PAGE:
To optimize the efficiency of mid UV LEDs with wavelengths in the range of 250 275 nm by developing in-depth understanding of the materials properties, their correlation with growth parameters, and their effect on device performance. The nature of extended defects such as threading dislocations and stacking faults that depend on lattice mismatch and polarization will be studied. Effects of strain and polarization charges on the electronic and optical performance will be studied, looking for minimization of spontaneous and piezoelectric polarization effects on the device structures. Optimization of carrier capture by the active region, and optimized contacts and light emission efficiency will be achieved by use of advanced device structures such as InAlN blocking layers. This is based on extensive prior collaborative experience within the team. Research at ASU will involve detail studies of the microstructure (TEM, XRD), the electronic properties (Electron holography in the TEM) and the optical properties (Cathodoluminescence imaging and time resolved luminescence spectroscopy); all of these carried out at the nanometer scale. A correlation between these properties will lead us to formulate the physics behind crystal growth and device performance. Crystal growth will be performed by Prof. Russell Dupuis group at Georgia Tech, the team leader. Device design, simulation, and characterization will be performed by other team members.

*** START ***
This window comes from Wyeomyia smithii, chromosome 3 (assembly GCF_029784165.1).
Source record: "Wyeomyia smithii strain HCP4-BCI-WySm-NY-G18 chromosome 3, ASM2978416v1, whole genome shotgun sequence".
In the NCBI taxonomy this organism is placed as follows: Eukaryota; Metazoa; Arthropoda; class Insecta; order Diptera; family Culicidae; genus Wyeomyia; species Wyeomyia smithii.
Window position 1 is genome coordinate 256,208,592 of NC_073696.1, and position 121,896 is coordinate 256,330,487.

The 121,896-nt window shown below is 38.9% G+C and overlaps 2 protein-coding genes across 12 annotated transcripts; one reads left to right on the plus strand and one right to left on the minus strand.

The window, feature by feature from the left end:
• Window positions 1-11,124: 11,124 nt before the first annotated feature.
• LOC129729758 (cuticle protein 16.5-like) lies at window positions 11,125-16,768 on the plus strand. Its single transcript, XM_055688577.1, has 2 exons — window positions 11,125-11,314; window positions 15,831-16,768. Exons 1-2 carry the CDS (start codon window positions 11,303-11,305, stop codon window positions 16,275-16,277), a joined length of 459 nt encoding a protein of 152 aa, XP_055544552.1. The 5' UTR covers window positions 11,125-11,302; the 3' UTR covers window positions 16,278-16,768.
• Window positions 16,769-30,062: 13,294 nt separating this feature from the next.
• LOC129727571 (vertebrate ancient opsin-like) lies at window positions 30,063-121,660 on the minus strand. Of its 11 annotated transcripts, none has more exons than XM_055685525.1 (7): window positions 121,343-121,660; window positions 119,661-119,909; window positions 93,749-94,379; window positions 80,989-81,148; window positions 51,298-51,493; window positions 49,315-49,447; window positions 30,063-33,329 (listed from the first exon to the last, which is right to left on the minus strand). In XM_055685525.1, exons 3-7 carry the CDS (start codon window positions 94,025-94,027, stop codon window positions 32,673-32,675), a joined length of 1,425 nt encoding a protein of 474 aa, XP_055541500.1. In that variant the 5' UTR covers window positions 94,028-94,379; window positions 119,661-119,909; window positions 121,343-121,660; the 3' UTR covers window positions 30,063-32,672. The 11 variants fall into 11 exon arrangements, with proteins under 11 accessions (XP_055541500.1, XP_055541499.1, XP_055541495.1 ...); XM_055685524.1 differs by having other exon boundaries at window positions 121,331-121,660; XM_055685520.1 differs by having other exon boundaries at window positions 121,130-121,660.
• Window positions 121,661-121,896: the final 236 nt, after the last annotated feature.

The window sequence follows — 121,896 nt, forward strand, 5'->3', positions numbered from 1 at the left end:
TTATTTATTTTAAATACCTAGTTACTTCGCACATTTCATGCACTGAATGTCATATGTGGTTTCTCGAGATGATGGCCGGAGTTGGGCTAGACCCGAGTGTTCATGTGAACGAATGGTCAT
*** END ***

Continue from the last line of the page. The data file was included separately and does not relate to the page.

|Effective start/end date||9/1/10 → 8/31/13|
- DOD: Air Force (USAF): $290,449.00
transmission electron microscopy
light emitting diodes